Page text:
Commoditized from solution to feature, from feature to function, load balancing is no longer a solution but rather a function of more advanced solutions that’s still an integral component for highly-available, fault-tolerant applications.

Link goes to YouTube clip of Monty Python sketch

Unashamed Parody of Monty Python and the Holy Grail

Load balancers: I'm not dead.
The Market: 'Ere, it says it’s not dead.
Analysts: Yes it is.
Load balancers: I'm not.
The Market: It isn't.
Analysts: Well, it will be soon, it’s very ill.
Load balancers: I'm getting better.
Analysts: No you're not, you'll be stone dead in a moment.

Earlier this year, amidst all the other (perhaps exaggerated) technology deaths, Gartner declared that Load Balancers are Dead. It may come as surprise, then,  that application delivery network folks keep talking about them. As do users, customers, partners, and everyone else under the sun. In fact, with the increased interest in cloud computing it seems that load balancers are enjoying a short reprieve from death.


LOAD BALANCERS REALLY ARE SO LAST CENTURY

They aren’t. Trust me, load balancers aren’t enjoying anything. Load balancing on the other hand, is very much in the spotlight as scalability and infrastructure 2.0 and availability in the cloud are highlighted as issues today’s IT staff must deal with. And if it seems that we keep mentioning load balancers despite their apparent demise, it’s only because the understanding of what a load balancer does is useful to slowly moving people toward what is taking its place: application delivery.

Load balancing is an integral component to any high-availability and/or on-demand architecture. The ability to direct application requests across a (cluster|pool|farm|bank) of servers (physical or virtual) is an inherent property of cloud computing and on-demand architectures in general. But it is not the be-all and end-all of application delivery, it’s just the point at which application delivery begins and an integral function of application delivery controllers.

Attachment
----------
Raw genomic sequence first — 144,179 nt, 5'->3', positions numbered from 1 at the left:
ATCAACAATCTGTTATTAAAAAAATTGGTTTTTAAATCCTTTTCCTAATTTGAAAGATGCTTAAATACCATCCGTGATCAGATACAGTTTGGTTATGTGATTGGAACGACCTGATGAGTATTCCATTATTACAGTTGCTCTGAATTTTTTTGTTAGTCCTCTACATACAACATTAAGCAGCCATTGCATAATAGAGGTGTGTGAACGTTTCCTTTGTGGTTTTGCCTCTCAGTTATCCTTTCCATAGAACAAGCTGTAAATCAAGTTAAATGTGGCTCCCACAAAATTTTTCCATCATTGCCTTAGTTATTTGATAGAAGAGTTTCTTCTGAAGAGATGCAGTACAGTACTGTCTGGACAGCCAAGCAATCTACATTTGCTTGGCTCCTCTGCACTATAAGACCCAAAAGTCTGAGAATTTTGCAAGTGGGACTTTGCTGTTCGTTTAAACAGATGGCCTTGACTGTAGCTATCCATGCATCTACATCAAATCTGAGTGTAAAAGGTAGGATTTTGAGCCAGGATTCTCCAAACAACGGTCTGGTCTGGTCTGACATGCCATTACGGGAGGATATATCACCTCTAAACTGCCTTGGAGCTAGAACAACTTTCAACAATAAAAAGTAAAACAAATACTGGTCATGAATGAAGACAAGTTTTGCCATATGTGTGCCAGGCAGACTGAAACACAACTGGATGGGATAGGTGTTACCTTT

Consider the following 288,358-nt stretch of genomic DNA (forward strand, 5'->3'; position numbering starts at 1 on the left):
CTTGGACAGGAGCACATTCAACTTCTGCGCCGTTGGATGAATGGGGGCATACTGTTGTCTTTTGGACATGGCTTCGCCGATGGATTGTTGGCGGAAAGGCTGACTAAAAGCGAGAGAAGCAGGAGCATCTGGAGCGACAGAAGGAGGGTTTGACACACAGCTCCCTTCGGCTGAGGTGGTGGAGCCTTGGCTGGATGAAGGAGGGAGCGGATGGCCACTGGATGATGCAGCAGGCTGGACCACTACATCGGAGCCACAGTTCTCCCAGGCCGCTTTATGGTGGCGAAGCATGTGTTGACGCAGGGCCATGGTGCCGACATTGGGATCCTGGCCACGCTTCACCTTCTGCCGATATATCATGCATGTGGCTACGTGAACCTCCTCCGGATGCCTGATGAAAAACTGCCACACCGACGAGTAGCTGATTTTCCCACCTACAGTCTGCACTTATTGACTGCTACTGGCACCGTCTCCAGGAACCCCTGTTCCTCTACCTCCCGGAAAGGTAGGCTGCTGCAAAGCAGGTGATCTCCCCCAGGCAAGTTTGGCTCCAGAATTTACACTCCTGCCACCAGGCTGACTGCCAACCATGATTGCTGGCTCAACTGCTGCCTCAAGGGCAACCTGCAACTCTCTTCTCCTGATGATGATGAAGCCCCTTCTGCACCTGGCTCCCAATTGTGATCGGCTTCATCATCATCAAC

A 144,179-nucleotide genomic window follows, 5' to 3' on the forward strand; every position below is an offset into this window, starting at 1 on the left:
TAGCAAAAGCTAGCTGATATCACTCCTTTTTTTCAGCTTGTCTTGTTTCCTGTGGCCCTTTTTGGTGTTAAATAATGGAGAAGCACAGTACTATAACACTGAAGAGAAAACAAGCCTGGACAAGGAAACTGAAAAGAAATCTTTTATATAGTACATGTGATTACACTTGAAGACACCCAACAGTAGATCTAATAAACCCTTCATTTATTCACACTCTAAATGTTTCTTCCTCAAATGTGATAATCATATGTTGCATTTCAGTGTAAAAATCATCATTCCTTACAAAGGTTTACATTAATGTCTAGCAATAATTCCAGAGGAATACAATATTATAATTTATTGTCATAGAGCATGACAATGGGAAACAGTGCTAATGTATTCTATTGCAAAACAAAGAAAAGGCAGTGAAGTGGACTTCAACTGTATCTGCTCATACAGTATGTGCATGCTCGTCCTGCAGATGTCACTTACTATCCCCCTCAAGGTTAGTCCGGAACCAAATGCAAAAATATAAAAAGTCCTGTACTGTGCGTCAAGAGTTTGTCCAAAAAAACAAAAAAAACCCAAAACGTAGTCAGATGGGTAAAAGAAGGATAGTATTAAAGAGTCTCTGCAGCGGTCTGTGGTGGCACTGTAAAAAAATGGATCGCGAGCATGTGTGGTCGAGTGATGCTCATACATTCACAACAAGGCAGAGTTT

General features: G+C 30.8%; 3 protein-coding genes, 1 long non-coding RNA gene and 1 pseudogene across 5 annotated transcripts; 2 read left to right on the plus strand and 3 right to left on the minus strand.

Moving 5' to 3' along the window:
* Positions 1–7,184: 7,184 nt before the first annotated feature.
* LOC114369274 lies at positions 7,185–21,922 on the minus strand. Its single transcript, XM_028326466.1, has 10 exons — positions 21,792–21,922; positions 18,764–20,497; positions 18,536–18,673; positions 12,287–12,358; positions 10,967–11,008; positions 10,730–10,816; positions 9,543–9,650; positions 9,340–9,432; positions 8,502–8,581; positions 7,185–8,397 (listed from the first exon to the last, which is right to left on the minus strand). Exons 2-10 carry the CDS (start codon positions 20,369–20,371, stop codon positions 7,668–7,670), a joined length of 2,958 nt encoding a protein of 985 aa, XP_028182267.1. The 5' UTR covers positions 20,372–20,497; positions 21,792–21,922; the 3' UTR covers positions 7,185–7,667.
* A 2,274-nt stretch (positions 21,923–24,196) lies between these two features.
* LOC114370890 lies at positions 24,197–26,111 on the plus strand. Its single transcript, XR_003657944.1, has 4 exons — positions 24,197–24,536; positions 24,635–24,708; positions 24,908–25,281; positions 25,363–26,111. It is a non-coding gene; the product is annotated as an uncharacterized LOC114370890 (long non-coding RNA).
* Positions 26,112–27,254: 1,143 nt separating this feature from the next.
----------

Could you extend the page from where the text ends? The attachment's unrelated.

Load balancers, back in their day, were “teh bomb.” These simple but powerful pieces of software (which later grew into appliances and later into full-fledged application switches) offered a way for companies to address the growing demand for Web-based access to everything from their news stories to their products to their services to their kids’ pictures. But as traffic demands grew so did the load on servers and eventually new functionality began to be added to load tombstonebalancers – caching, SSL offload and acceleration, and even security-focused functionality. From the core that was load balancing grew an entire catalog of application-rich features that focused on keeping applications available while delivering them fast and securely. At that point we were no longer simply load balancing applications, we were delivering them. Optimizing them. Accelerating them. Securing them.


LET THEM REST IN PEACE…

So it made sense that in order to encapsulate the concept of application delivery and move people away from focusing on load balancing that we’d give the product and market a new name. Thus arose the term “application delivery network” and “application delivery controller.” But at the core of both is still load balancing. Not load balancers, but load balancing. A function, if you will, of application delivery. But not the whole enchilada; not by a long shot.

If we’re still mentioning load balancing (and even load balancers, as incorrect as that term may be today) it’s because the function is very, very, very important (I could add a few more “verys” but I think you get the point) to so many different architectures and to meeting business goals around availability and performance and security that it should be mentioned, if not centrally then at least peripherally.

So yes. Load balancers are very much outdated and no longer able to provide the biggest bang for your buck. But load balancing, particularly when leveraged as a core component in an application delivery network, is very much in vogue (it’s trendy, like iPhones) and very much a necessary part of a successfully implemented high-availability or on-demand architecture.

Long live load balancing.

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